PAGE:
Beith: church disestablishment “not necessary”

by Stephen Tall on November 11, 2008

The Religious Intelligence website has the story:

A DISESTABLISHED Church is not part of a truly liberal society, the British MP Sir Alan Beith has said.

Speaking at the Liberal Democrat Christian Forum’s inaugural Gladstone Lecture [entitled Faith, Passion and Politics], Sir Alan told members of the Liberal Democrat party that “disestablishment is not a necessary feature of a diverse and multi-cultural society.”

He said: “I know of no evidence that significant numbers of Muslims, Jews, Hindus or Sikhs are at all interested in getting the Church of England disestablished, and it is no longer a popular view with nonconformists or Catholics as it was a century ago.”

He went on to say: “Such is the confusion on these issues that in current conditions disestablishment might pander to the view that religion in general needs to be banished from society, painted out like offensive graffiti. “It is that sort of view which produces ‘Winterval’ and ‘happy holidays’ instead of Christmas.”

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Is is asking too much to want to live in a country that has freedom of religion written into its constitution?

by Manfarang on November 13, 2008 at 5:14 am. Reply #

More disappointing twaddle from Beith. Very sad.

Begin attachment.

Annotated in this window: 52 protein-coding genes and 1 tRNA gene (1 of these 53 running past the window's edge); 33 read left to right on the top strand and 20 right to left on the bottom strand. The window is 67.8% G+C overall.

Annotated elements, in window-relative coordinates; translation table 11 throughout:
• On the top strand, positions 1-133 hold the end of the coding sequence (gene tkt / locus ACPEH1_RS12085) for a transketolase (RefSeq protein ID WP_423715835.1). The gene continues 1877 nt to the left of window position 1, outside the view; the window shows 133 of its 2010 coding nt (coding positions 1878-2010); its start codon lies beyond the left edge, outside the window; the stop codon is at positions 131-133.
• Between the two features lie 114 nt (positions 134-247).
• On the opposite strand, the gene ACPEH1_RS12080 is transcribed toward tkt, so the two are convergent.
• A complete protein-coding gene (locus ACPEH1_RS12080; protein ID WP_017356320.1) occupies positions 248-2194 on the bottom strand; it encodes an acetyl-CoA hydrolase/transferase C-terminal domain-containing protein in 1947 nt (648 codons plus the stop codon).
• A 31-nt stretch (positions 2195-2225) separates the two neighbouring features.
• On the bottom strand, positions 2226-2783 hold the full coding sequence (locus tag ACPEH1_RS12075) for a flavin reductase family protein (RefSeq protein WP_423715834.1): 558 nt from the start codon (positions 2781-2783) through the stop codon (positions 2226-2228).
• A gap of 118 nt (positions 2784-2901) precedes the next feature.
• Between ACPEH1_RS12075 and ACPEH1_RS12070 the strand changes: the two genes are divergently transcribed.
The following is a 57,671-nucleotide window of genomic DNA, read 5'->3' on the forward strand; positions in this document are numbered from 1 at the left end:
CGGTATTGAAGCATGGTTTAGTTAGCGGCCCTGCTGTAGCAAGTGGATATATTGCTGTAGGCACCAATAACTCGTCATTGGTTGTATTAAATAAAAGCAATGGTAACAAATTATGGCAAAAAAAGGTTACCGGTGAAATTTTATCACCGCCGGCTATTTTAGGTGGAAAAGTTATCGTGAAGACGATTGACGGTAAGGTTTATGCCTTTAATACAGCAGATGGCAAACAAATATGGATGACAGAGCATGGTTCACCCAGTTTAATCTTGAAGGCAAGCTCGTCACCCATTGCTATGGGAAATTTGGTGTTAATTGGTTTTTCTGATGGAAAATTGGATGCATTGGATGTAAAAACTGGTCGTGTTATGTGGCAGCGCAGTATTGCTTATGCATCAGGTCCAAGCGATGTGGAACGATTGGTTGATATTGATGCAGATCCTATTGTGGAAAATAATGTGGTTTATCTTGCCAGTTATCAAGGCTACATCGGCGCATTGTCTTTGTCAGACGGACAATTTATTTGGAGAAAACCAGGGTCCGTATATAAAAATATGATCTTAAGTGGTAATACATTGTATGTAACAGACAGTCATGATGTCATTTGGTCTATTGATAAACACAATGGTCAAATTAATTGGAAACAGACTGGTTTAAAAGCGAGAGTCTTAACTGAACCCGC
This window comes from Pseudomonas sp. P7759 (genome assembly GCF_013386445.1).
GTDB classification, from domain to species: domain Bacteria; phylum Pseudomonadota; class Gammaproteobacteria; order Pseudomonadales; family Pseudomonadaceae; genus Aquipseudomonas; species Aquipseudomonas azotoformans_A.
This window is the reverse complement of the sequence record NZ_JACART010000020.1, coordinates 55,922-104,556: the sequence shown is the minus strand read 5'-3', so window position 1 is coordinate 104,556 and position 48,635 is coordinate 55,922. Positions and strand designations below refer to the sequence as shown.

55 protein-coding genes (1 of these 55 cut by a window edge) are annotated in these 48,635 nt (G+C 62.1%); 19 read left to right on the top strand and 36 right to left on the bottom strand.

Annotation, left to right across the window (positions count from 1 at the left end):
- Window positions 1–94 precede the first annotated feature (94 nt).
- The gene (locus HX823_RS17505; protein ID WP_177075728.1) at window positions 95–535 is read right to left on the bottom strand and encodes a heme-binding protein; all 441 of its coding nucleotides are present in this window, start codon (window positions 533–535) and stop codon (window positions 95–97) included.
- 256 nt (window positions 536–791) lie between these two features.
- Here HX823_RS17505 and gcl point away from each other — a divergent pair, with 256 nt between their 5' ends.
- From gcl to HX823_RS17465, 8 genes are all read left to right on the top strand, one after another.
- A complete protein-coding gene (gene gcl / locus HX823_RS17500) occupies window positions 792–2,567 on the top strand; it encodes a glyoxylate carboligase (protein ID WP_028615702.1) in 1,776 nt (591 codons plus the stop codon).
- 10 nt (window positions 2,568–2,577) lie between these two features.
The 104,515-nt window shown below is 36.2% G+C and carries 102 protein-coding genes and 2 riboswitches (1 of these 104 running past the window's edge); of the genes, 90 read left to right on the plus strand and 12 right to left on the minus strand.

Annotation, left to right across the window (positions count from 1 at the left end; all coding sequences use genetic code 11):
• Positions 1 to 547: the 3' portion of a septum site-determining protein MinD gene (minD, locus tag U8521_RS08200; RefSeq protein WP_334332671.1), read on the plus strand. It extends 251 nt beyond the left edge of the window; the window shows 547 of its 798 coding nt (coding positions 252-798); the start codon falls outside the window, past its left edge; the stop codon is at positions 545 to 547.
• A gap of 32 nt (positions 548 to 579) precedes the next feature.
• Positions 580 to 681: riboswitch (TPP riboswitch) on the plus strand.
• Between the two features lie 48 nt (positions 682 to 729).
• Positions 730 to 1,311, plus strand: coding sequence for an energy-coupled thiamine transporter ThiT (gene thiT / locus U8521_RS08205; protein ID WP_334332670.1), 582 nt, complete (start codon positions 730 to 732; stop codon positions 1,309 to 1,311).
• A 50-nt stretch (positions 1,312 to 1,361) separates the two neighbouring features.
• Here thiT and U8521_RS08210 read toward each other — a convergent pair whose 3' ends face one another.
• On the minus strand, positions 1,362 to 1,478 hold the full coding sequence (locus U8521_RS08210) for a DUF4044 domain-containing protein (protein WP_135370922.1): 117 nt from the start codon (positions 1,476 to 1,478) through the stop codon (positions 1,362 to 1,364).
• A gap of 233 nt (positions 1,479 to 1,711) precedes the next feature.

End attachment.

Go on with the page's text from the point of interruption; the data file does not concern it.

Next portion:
by John on November 13, 2008 at 8:56 am. Reply #

Mantarang says:

“Is is asking too much to want to live in a country that has freedom of religion written into its constitution?”

This country doesn’t have a distinct constitution in which this freedom could be written.

What is in effect the constitution is laid down in various pieces of legislation, but nothing distinguishes them from any other piece of legislation.

This country is also signatory to treaties which are meant to commit it to this sort of freedom. What can be done to enforce it, however, is questionable.

The difficulty is in the detail – what do you mean by “freedom of religion”? Some would say that faith schools are an essential part of this – people should be free to bring up their children in their own religious culture, others would say the exact opposite – that faith schools amount to denying children freedom of religion.

But, in any case, why do you ask this question in this thread? In what way do you think the legal position of the Church of England acts against freedom of religion?

by Matthew Huntbach on November 13, 2008 at 11:57 am. Reply #

The Test and Corporation Acts are dead but they rule us from their graves.

by Manfarang on November 16, 2008 at 10:44 am. Reply #

By the way, I’ve found David Conner’s dubious remarks at the Cenotaph here, available for a limited period no doubt. The section I question starts at 0:49:55.

“The wisest of us have often seemed to understand that, though the world can be in turmoil, in the end we are in the safe hands of God. God’s loving purpose for us will be achieved, and we can put our trust in the future. They also seem to know that in all our working for that future, we need God’s help. We need God’s inspiration, empowering, and guidance. We cannot get there in our strength alone. That is why prayer finds its place at the heart of things today.”